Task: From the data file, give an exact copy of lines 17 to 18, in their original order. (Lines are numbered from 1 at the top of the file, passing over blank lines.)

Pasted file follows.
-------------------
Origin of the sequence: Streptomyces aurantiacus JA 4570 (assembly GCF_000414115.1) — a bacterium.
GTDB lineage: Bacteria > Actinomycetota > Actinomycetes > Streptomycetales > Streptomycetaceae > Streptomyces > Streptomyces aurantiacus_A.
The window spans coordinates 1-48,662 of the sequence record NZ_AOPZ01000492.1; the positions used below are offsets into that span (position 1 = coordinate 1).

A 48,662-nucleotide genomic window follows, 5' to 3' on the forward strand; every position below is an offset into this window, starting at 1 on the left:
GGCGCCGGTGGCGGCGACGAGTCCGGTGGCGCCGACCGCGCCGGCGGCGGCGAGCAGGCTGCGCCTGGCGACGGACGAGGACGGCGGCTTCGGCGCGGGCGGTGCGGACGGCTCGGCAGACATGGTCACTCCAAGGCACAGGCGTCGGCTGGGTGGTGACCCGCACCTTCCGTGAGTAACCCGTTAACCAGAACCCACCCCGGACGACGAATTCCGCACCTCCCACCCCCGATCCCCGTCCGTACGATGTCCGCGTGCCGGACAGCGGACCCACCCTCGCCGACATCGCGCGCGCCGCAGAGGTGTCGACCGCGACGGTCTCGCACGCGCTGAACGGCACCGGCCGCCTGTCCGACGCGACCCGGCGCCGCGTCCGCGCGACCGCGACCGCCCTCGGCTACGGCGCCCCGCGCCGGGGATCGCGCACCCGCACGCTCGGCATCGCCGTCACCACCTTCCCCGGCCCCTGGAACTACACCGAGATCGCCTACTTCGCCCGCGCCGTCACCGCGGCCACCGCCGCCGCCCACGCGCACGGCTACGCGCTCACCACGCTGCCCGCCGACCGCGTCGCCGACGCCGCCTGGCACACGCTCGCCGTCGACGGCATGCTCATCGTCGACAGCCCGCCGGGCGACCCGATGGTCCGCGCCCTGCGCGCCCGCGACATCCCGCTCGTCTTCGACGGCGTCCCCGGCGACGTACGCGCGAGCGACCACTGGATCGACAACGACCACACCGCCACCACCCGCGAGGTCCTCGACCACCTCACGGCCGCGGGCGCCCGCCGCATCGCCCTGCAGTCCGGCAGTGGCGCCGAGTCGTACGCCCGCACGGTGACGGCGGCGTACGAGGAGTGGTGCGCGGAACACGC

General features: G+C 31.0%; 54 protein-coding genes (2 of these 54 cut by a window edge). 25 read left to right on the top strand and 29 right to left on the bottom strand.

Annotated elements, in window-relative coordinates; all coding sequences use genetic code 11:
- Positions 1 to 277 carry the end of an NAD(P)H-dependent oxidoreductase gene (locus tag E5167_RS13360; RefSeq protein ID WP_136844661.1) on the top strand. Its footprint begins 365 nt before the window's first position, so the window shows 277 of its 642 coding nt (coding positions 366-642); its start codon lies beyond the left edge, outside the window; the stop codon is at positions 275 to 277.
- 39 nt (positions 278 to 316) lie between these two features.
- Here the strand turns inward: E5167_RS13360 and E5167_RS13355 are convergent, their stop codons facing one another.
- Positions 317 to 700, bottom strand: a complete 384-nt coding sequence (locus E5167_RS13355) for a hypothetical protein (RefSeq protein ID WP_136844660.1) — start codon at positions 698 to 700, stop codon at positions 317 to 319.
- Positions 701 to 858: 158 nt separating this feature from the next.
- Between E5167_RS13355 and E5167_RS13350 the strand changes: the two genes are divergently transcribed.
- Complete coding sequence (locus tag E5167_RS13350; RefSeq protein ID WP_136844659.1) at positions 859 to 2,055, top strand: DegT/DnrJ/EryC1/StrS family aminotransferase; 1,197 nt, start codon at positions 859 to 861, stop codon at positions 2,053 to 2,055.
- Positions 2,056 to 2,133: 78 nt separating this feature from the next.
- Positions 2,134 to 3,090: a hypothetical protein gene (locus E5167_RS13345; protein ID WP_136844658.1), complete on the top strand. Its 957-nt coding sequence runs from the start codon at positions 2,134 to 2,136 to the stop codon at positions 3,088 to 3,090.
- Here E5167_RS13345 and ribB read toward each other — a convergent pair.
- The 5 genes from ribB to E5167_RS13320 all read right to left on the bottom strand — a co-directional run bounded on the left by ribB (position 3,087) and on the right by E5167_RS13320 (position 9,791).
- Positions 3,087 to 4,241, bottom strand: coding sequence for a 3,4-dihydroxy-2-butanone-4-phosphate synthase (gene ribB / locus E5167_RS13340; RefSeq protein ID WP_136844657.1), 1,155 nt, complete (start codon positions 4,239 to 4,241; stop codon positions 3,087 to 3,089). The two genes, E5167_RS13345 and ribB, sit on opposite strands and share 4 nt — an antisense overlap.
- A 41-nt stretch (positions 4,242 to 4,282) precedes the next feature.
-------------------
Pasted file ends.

- Here E5167_RS13345 and ribB read toward each other — a convergent pair.
- The 5 genes from ribB to E5167_RS13320 all read right to left on the bottom strand — a co-directional run bounded on the left by ribB (position 3,087) and on the right by E5167_RS13320 (position 9,791).